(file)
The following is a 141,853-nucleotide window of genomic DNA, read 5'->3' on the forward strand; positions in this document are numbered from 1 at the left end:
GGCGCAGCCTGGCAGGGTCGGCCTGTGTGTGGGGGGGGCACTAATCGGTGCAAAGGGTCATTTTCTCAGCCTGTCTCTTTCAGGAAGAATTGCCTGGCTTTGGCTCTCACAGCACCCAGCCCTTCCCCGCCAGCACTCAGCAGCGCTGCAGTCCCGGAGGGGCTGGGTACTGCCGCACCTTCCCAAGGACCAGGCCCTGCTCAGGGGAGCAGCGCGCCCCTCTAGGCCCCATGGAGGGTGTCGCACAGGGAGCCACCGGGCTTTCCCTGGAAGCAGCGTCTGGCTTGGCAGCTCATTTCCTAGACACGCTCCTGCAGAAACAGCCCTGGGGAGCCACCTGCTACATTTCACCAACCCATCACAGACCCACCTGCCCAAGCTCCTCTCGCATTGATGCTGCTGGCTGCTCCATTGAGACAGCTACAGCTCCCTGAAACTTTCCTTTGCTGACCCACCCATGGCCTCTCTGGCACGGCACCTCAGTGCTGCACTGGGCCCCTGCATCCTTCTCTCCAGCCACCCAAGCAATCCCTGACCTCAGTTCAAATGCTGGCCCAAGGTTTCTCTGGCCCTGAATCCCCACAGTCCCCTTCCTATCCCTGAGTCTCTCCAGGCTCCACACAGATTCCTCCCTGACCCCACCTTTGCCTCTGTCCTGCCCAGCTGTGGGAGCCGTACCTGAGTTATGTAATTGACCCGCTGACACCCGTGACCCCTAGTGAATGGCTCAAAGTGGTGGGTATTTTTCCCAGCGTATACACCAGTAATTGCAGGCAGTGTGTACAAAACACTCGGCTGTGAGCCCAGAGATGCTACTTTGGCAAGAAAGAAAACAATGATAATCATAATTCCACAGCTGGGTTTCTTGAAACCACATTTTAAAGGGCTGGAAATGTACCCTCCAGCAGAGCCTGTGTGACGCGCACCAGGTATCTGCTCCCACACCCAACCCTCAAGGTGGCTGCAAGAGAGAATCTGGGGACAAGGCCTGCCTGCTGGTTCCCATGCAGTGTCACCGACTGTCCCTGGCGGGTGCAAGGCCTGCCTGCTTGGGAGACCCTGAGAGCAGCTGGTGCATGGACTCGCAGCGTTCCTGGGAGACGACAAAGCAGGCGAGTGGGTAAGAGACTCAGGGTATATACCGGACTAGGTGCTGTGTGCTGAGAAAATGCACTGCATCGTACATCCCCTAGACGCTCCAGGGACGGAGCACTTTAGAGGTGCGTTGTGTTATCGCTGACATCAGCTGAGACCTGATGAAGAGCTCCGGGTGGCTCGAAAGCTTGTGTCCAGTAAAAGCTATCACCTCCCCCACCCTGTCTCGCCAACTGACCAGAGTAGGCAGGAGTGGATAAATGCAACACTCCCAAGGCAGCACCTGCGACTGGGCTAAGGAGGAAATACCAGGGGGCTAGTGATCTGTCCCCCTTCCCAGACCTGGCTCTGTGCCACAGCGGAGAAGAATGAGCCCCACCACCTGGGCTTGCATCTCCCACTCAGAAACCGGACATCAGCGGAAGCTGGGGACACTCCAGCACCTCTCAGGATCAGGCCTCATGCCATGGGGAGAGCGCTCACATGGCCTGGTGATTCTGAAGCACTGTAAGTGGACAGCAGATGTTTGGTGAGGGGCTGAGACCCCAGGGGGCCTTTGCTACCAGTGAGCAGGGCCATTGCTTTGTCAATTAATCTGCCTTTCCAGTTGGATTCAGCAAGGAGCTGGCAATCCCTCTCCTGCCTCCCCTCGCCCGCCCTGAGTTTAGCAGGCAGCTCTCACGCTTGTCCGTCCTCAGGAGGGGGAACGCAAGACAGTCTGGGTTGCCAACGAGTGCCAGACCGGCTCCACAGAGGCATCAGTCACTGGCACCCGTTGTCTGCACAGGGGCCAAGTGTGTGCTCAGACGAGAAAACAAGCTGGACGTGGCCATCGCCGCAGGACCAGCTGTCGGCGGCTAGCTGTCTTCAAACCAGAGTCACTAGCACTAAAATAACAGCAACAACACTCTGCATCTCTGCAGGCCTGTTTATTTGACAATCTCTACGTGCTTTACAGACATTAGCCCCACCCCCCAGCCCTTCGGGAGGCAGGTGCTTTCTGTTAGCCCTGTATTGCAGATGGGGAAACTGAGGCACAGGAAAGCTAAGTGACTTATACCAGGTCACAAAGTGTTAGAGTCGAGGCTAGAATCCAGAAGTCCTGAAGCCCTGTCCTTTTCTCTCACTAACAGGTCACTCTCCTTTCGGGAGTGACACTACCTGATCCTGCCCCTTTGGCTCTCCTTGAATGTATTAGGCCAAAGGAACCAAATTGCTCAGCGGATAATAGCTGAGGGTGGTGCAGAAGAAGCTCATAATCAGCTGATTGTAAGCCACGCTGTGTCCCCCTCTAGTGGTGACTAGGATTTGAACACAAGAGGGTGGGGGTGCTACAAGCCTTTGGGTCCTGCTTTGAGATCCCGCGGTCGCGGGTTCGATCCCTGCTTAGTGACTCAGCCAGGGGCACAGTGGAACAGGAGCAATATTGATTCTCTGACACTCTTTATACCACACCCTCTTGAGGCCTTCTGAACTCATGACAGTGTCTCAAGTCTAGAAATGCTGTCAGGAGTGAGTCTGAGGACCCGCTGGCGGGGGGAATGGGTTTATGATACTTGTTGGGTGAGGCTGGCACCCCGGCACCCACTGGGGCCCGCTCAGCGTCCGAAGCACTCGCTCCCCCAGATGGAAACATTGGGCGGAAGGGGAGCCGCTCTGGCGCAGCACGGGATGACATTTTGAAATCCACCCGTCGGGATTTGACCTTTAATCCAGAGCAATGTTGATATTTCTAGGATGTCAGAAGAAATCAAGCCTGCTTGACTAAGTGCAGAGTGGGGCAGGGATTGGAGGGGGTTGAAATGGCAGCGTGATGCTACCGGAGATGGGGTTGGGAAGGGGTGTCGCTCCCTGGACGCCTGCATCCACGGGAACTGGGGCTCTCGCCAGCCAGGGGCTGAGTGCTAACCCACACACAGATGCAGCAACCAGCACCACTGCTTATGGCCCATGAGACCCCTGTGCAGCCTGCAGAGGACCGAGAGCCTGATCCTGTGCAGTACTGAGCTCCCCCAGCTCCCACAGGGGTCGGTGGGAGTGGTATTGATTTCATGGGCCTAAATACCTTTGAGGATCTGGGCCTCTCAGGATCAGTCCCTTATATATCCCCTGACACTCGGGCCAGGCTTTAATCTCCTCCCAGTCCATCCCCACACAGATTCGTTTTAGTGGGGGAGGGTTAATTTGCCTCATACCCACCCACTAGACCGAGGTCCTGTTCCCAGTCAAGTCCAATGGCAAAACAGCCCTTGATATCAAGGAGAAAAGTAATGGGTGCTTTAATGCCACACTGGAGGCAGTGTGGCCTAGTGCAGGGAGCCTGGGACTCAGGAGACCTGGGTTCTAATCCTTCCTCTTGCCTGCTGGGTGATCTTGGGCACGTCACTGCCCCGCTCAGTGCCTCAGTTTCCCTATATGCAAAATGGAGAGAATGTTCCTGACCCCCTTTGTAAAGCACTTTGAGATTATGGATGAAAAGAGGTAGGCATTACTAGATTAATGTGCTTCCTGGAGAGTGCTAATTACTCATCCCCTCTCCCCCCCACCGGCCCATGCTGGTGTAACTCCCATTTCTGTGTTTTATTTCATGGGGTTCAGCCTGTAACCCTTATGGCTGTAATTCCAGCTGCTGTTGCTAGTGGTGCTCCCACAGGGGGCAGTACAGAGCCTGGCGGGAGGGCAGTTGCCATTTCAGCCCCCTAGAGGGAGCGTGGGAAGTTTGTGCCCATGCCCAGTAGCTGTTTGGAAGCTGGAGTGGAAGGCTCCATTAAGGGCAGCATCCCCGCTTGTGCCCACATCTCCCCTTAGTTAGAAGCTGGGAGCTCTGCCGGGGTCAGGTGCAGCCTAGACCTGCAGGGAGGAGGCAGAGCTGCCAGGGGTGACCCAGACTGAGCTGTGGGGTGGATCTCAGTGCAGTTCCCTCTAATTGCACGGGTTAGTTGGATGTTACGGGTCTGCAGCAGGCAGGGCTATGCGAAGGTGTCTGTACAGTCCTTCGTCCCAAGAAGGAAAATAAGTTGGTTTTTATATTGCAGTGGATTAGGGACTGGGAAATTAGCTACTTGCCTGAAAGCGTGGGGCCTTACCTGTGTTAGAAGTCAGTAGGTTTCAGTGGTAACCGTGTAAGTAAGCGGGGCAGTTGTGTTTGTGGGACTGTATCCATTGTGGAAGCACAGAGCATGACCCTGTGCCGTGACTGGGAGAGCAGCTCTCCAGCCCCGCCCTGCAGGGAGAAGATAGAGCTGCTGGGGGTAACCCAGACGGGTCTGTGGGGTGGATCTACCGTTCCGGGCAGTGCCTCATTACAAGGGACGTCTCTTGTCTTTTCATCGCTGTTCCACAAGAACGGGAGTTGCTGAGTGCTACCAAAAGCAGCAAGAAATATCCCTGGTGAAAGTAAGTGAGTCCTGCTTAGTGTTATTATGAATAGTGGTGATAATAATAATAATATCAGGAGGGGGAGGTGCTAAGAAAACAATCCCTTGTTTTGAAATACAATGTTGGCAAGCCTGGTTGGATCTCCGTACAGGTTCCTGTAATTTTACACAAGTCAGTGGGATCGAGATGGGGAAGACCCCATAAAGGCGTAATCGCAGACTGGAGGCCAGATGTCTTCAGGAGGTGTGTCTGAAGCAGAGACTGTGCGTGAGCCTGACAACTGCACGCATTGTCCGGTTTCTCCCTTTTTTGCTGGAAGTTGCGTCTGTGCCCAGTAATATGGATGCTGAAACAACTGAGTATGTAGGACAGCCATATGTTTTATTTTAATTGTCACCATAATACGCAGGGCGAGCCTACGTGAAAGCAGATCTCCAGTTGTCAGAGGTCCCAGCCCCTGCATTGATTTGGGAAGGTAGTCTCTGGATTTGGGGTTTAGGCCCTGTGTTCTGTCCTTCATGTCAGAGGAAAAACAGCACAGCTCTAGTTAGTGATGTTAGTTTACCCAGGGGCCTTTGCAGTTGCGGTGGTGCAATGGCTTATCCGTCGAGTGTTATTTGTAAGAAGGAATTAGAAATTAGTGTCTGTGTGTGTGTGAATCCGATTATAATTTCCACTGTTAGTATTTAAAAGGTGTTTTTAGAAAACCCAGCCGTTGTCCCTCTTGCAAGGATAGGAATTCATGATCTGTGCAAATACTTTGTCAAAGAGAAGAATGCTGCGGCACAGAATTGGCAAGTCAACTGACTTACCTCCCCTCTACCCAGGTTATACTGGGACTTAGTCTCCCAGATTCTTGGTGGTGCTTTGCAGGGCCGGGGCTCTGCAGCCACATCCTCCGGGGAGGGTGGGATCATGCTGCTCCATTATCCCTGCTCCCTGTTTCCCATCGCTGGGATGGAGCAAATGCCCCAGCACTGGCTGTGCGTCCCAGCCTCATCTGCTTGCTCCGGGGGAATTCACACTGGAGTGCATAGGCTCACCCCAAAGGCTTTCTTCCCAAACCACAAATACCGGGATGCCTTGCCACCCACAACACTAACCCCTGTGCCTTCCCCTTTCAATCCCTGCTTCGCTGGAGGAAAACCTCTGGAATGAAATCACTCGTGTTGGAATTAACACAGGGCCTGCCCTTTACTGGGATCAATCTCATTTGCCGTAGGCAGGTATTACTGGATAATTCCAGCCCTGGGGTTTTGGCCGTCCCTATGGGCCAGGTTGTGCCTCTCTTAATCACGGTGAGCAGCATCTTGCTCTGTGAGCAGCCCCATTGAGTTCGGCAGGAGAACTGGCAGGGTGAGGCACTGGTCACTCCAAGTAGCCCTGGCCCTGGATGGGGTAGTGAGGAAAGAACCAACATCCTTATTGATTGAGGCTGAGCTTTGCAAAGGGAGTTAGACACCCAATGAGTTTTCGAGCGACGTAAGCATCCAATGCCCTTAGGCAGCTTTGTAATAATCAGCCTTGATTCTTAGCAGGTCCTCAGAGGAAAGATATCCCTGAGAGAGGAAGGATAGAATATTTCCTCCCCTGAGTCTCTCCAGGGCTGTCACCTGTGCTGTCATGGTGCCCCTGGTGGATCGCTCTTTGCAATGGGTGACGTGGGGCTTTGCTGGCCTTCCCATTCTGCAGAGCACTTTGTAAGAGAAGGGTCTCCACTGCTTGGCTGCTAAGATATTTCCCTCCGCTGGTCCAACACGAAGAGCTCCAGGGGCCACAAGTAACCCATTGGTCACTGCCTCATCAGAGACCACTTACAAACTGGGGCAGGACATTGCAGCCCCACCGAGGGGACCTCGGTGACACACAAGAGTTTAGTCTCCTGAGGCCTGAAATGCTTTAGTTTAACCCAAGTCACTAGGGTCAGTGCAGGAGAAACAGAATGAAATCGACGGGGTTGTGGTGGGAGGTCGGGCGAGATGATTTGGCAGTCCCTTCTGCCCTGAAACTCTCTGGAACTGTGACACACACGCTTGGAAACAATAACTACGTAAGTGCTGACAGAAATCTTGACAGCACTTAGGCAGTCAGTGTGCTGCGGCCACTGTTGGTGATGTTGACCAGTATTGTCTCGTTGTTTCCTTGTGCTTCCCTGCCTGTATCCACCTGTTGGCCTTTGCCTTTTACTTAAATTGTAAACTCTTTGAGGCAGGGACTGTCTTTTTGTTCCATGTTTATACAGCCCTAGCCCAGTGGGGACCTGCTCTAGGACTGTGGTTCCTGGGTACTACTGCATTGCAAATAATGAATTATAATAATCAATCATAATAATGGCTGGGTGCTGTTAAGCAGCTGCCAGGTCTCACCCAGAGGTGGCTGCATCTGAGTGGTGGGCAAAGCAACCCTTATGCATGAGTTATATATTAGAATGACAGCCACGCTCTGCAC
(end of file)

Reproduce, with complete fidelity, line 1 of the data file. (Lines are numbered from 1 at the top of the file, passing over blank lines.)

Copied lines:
The following is a 141,853-nucleotide window of genomic DNA, read 5'->3' on the forward strand; positions in this document are numbered from 1 at the left end: